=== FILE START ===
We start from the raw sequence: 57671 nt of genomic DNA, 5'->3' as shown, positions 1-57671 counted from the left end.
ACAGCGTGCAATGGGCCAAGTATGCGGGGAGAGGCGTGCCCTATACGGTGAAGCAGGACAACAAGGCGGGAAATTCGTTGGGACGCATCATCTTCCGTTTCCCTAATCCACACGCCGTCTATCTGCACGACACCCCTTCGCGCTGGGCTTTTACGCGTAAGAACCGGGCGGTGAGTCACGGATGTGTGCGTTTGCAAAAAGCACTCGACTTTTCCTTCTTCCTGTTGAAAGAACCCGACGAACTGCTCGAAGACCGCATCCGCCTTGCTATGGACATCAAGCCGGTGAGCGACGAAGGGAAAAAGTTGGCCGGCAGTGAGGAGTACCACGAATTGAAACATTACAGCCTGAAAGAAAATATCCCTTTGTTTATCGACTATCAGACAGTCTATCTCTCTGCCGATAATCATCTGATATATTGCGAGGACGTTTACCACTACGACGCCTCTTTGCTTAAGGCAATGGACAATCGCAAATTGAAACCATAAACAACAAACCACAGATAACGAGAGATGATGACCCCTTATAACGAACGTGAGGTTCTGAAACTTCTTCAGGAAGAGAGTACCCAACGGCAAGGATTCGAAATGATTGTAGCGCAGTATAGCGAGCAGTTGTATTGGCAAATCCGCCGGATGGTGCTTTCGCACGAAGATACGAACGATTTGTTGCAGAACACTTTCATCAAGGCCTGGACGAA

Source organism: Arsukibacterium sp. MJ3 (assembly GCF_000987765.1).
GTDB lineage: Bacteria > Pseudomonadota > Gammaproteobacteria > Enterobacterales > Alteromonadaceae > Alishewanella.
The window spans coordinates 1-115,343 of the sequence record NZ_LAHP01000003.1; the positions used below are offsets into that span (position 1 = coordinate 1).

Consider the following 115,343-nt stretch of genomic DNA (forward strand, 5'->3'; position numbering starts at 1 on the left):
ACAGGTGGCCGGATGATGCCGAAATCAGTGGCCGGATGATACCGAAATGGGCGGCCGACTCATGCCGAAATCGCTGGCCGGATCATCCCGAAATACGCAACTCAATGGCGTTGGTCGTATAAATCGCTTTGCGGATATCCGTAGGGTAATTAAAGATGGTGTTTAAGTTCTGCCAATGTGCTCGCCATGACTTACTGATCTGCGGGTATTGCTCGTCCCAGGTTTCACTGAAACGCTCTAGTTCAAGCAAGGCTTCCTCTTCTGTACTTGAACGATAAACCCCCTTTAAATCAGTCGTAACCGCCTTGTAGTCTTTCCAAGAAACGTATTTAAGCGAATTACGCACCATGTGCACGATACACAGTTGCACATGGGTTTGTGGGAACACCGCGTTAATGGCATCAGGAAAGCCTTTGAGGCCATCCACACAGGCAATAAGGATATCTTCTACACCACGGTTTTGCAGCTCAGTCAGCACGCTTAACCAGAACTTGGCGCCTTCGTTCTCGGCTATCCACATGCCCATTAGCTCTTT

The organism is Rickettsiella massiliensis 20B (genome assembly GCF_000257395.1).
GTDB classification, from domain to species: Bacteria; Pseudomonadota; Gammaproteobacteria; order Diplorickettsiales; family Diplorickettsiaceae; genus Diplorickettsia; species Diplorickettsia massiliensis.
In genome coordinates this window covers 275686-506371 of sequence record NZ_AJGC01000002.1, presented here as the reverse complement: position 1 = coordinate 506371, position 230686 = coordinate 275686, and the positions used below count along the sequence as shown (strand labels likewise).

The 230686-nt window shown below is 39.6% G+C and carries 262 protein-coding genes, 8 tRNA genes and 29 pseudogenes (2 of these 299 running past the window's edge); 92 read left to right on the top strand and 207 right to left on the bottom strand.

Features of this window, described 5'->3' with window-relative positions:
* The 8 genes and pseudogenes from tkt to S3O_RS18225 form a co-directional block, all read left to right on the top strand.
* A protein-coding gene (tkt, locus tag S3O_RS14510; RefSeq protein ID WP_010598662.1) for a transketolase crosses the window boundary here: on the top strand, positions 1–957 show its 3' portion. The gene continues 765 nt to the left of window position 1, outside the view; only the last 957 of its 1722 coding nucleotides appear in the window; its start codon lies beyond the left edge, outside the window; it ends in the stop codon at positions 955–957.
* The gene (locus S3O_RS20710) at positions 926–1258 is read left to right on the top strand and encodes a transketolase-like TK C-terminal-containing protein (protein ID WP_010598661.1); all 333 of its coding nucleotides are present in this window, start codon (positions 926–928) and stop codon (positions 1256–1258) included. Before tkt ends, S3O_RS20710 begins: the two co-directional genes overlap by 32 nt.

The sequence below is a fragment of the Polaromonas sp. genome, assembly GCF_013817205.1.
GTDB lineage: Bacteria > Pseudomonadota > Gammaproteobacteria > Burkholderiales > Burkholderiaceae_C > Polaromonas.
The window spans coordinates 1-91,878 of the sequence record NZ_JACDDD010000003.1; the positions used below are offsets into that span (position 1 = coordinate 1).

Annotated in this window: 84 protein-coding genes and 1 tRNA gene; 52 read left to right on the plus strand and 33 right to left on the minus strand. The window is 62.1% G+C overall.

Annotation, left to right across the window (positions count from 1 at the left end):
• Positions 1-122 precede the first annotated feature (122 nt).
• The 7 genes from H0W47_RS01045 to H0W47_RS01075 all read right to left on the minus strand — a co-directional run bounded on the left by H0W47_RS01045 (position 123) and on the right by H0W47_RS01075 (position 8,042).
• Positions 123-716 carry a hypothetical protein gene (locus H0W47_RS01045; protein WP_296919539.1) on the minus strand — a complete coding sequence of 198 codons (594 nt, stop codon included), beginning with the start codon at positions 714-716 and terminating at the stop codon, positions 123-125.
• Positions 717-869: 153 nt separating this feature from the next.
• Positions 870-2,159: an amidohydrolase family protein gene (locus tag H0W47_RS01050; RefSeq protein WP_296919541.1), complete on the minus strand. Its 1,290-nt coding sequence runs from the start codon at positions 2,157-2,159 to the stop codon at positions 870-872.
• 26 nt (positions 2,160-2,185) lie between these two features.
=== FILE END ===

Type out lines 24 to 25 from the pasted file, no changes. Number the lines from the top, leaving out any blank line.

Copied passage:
• Positions 717-869: 153 nt separating this feature from the next.
• Positions 870-2,159: an amidohydrolase family protein gene (locus tag H0W47_RS01050; RefSeq protein WP_296919541.1), complete on the minus strand. Its 1,290-nt coding sequence runs from the start codon at positions 2,157-2,159 to the stop codon at positions 870-872.